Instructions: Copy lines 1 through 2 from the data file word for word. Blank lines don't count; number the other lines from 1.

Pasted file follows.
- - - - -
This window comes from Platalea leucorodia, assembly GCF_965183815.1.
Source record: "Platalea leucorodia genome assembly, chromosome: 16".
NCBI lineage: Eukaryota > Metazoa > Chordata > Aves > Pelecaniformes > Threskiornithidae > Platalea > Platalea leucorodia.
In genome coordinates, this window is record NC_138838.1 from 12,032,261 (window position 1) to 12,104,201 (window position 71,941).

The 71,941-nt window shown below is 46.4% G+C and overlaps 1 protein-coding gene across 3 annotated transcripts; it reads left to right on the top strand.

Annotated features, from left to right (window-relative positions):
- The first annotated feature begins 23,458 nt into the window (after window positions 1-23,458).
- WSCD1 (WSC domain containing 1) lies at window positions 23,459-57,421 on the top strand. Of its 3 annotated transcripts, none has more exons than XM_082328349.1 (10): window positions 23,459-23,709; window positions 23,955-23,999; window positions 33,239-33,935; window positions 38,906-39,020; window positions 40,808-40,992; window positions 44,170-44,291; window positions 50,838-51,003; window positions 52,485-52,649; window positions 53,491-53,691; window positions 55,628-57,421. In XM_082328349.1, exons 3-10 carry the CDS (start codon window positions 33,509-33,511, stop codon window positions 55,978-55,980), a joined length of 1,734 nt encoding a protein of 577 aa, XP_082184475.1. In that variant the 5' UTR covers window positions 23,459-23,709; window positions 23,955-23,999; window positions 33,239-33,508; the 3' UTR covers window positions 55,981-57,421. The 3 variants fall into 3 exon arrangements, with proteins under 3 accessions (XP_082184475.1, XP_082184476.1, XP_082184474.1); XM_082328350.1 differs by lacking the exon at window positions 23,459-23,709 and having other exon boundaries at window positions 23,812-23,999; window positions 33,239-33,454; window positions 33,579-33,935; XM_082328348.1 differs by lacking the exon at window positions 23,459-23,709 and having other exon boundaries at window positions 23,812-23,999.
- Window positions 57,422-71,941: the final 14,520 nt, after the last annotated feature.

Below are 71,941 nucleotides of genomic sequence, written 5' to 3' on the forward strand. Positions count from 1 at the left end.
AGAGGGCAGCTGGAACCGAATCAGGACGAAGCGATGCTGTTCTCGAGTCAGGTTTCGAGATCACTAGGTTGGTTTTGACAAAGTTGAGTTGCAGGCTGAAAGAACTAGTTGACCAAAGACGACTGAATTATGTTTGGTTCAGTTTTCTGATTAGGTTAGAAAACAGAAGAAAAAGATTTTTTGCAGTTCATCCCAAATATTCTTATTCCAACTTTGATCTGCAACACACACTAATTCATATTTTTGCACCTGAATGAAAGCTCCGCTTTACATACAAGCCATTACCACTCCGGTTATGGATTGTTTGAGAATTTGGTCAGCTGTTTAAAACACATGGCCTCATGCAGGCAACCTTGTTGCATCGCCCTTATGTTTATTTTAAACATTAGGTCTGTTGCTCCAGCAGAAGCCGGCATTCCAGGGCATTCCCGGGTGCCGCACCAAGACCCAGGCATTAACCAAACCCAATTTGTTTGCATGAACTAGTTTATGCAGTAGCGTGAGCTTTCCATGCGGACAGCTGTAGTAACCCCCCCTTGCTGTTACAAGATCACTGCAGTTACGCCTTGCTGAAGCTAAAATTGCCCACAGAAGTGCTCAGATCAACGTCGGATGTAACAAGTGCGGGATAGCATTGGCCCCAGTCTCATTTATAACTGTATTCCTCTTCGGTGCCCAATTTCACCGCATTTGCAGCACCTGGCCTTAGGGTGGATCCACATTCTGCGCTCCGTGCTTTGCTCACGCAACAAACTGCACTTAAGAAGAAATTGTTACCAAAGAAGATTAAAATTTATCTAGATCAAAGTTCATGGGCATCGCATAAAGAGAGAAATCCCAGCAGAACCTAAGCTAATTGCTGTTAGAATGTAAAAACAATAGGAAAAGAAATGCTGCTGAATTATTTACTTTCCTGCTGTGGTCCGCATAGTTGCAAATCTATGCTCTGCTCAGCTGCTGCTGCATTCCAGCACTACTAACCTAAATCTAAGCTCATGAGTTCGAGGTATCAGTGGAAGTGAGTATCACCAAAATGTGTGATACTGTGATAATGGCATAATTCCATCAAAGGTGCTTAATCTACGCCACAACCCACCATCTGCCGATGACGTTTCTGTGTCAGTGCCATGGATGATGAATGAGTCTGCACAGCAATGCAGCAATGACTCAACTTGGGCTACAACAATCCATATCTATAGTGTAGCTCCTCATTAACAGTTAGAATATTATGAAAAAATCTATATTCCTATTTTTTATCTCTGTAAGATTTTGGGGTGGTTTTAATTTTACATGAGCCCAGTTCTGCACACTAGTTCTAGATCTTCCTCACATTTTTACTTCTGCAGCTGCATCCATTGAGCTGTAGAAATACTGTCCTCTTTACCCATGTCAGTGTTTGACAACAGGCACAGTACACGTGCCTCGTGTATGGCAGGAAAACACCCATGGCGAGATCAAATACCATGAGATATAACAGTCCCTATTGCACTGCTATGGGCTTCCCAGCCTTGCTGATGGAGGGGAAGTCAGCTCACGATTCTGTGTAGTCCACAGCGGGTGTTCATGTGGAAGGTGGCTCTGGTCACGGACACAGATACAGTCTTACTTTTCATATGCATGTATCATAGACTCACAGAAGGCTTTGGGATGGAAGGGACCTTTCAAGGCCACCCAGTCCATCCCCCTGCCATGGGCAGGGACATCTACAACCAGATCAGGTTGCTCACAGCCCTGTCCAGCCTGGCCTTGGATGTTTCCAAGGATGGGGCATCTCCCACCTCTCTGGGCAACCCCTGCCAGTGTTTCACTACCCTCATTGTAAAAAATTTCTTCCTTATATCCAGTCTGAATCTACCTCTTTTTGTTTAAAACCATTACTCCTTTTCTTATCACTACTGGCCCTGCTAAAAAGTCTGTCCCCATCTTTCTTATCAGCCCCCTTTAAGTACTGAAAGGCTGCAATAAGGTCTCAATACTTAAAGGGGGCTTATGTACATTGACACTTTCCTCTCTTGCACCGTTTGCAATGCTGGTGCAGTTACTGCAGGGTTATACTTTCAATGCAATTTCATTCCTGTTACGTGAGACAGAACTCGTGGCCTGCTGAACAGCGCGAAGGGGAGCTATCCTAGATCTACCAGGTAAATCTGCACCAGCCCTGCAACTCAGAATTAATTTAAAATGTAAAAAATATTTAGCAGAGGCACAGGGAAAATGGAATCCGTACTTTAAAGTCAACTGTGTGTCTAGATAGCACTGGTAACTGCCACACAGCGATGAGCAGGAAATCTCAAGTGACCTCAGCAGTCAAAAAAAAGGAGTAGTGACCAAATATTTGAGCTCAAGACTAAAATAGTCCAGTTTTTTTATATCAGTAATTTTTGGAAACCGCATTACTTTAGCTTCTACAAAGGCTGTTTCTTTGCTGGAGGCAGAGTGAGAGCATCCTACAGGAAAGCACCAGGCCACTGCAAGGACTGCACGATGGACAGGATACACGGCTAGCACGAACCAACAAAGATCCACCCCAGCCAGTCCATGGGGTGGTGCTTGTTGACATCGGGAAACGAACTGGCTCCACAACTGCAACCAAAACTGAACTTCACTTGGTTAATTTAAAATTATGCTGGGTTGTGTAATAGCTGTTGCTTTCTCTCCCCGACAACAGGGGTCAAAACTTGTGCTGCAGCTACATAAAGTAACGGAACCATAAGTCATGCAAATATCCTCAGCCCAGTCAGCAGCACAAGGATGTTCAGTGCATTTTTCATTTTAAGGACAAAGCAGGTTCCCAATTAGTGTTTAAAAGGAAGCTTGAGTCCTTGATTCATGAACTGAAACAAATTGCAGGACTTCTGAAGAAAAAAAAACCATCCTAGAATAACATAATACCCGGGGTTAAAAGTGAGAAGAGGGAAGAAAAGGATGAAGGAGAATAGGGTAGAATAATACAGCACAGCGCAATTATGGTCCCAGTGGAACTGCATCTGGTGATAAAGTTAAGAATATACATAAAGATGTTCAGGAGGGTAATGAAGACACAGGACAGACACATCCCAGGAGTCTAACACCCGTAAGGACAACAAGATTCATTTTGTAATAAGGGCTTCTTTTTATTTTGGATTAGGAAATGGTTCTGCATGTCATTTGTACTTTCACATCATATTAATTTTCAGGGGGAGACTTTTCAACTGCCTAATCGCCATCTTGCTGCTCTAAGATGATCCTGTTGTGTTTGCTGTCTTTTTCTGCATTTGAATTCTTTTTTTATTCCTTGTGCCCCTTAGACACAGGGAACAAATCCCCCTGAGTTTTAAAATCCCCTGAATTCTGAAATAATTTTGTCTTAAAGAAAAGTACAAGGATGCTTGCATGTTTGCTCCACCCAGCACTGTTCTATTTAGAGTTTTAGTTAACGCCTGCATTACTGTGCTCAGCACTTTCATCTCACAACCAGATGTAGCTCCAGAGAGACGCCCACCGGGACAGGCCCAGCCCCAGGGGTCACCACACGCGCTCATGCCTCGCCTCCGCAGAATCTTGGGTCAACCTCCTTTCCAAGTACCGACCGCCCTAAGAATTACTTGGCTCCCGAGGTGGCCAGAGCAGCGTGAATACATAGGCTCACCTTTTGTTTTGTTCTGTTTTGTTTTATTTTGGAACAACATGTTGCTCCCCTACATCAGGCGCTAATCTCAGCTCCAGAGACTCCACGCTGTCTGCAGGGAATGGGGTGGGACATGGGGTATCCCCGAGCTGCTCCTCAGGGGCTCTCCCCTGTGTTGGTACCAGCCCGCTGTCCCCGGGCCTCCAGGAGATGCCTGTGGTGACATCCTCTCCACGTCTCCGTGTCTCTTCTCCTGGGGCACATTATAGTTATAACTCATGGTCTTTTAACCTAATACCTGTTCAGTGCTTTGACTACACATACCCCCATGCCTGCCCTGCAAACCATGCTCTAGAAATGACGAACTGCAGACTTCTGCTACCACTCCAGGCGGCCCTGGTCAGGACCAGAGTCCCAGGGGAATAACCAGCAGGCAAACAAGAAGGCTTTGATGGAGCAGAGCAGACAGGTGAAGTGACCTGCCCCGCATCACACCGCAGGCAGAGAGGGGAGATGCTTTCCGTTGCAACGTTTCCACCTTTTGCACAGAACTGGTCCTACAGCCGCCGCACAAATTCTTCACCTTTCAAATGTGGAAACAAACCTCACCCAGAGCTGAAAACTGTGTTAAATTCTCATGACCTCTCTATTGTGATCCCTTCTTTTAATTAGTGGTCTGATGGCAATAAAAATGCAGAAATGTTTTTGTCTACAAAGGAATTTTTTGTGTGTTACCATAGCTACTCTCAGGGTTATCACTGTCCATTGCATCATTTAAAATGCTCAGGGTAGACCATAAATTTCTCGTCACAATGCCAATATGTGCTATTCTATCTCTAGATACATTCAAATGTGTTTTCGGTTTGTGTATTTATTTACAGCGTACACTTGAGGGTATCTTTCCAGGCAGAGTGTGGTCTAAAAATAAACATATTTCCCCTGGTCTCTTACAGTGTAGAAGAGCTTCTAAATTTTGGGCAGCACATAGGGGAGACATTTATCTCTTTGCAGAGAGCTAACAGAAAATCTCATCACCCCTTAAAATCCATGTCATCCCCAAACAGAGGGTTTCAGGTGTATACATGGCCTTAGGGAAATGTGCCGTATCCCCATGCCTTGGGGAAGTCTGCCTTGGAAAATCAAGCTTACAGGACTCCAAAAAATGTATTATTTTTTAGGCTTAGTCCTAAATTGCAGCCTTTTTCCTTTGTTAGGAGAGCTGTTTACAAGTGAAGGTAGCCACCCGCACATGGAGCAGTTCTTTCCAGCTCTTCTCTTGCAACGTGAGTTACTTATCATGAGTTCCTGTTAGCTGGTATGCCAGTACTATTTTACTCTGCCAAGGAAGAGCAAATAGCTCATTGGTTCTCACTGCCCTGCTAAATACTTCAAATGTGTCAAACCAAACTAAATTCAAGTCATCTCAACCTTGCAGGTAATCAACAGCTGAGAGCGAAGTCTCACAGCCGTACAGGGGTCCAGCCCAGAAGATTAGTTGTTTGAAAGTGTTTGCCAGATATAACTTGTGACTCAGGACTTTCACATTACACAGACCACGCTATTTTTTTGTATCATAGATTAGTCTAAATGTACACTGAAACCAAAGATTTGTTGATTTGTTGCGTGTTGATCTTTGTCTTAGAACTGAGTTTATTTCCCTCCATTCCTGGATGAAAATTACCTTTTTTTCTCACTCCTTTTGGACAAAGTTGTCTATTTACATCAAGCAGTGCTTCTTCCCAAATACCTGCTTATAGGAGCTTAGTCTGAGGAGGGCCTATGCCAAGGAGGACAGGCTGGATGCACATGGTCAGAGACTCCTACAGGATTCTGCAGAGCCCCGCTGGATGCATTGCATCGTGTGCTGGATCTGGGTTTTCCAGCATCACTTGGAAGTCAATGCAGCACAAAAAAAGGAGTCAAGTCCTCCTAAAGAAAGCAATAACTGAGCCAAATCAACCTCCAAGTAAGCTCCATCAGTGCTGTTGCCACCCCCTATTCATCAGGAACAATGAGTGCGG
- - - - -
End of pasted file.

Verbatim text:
This window comes from Platalea leucorodia, assembly GCF_965183815.1.
Source record: "Platalea leucorodia genome assembly, chromosome: 16".